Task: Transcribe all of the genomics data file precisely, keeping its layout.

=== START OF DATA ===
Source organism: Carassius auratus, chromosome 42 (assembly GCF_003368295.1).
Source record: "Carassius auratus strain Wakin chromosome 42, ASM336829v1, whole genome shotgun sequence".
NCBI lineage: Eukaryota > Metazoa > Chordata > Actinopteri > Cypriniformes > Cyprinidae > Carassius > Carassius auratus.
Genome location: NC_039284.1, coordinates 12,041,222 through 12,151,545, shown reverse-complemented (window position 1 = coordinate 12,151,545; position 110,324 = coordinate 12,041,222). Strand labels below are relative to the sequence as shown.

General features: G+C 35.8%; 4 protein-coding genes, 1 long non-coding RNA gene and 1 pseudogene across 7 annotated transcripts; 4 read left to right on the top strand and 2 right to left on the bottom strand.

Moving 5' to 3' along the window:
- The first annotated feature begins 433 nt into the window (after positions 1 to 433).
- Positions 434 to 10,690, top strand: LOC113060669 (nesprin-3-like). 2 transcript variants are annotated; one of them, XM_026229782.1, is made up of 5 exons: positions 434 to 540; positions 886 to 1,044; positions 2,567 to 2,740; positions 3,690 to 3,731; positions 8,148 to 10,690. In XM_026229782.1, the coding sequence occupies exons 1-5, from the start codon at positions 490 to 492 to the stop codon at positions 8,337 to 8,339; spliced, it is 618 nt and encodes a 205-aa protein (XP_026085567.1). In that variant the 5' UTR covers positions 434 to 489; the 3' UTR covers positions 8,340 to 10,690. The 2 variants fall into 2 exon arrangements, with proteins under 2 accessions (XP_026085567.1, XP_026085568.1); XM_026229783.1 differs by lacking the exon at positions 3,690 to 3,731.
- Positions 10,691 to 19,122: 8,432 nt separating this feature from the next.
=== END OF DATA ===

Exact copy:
Source organism: Carassius auratus, chromosome 42 (assembly GCF_003368295.1).
Source record: "Carassius auratus strain Wakin chromosome 42, ASM336829v1, whole genome shotgun sequence".
NCBI lineage: Eukaryota > Metazoa > Chordata > Actinopteri > Cypriniformes > Cyprinidae > Carassius > Carassius auratus.
Genome location: NC_039284.1, coordinates 12,041,222 through 12,151,545, shown reverse-complemented (window position 1 = coordinate 12,151,545; position 110,324 = coordinate 12,041,222). Strand labels below are relative to the sequence as shown.

General features: G+C 35.8%; 4 protein-coding genes, 1 long non-coding RNA gene and 1 pseudogene across 7 annotated transcripts; 4 read left to right on the top strand and 2 right to left on the bottom strand.

Moving 5' to 3' along the window:
- The first annotated feature begins 433 nt into the window (after positions 1 to 433).
- Positions 434 to 10,690, top strand: LOC113060669 (nesprin-3-like). 2 transcript variants are annotated; one of them, XM_026229782.1, is made up of 5 exons: positions 434 to 540; positions 886 to 1,044; positions 2,567 to 2,740; positions 3,690 to 3,731; positions 8,148 to 10,690. In XM_026229782.1, the coding sequence occupies exons 1-5, from the start codon at positions 490 to 492 to the stop codon at positions 8,337 to 8,339; spliced, it is 618 nt and encodes a 205-aa protein (XP_026085567.1). In that variant the 5' UTR covers positions 434 to 489; the 3' UTR covers positions 8,340 to 10,690. The 2 variants fall into 2 exon arrangements, with proteins under 2 accessions (XP_026085567.1, XP_026085568.1); XM_026229783.1 differs by lacking the exon at positions 3,690 to 3,731.
- Positions 10,691 to 19,122: 8,432 nt separating this feature from the next.